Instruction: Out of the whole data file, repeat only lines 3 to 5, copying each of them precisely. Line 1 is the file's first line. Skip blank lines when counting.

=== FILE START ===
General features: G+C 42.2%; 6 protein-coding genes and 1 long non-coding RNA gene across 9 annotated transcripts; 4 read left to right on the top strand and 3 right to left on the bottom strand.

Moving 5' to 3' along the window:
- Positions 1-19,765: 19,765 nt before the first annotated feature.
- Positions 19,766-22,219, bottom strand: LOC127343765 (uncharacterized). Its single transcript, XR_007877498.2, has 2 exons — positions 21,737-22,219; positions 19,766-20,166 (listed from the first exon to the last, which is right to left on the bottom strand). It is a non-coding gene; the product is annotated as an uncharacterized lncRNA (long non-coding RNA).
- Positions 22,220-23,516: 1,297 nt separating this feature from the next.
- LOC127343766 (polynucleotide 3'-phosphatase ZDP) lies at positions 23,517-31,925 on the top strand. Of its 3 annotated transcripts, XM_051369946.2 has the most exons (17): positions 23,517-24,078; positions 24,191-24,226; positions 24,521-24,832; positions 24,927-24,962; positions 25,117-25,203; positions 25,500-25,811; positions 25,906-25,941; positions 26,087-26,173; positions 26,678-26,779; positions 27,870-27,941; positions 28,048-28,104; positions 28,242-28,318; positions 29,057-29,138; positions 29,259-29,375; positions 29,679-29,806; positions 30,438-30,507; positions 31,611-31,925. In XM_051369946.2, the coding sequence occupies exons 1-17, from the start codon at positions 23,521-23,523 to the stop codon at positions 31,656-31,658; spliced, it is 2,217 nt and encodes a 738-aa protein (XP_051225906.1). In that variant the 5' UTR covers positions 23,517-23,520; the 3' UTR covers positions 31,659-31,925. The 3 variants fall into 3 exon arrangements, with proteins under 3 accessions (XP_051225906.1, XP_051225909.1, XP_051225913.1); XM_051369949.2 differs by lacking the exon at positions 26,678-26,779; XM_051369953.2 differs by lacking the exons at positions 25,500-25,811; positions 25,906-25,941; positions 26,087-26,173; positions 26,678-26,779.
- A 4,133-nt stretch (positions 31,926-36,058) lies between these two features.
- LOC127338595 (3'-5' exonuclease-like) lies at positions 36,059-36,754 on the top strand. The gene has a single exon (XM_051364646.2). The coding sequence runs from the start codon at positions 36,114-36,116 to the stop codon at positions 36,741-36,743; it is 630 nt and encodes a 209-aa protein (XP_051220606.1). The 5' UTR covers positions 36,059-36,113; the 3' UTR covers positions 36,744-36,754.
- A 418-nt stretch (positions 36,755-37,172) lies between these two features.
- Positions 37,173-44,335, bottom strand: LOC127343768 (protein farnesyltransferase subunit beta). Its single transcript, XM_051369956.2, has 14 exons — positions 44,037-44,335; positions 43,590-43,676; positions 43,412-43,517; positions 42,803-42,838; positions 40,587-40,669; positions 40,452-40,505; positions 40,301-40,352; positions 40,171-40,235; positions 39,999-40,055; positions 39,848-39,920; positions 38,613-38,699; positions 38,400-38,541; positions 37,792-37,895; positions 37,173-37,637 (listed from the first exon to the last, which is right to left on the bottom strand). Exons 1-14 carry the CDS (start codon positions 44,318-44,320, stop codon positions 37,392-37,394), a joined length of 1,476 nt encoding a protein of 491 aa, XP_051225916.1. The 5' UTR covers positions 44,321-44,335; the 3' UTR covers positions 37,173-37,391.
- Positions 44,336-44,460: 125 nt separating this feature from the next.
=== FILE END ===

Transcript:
- Positions 1-19,765: 19,765 nt before the first annotated feature.
- Positions 19,766-22,219, bottom strand: LOC127343765 (uncharacterized). Its single transcript, XR_007877498.2, has 2 exons — positions 21,737-22,219; positions 19,766-20,166 (listed from the first exon to the last, which is right to left on the bottom strand). It is a non-coding gene; the product is annotated as an uncharacterized lncRNA (long non-coding RNA).
- Positions 22,220-23,516: 1,297 nt separating this feature from the next.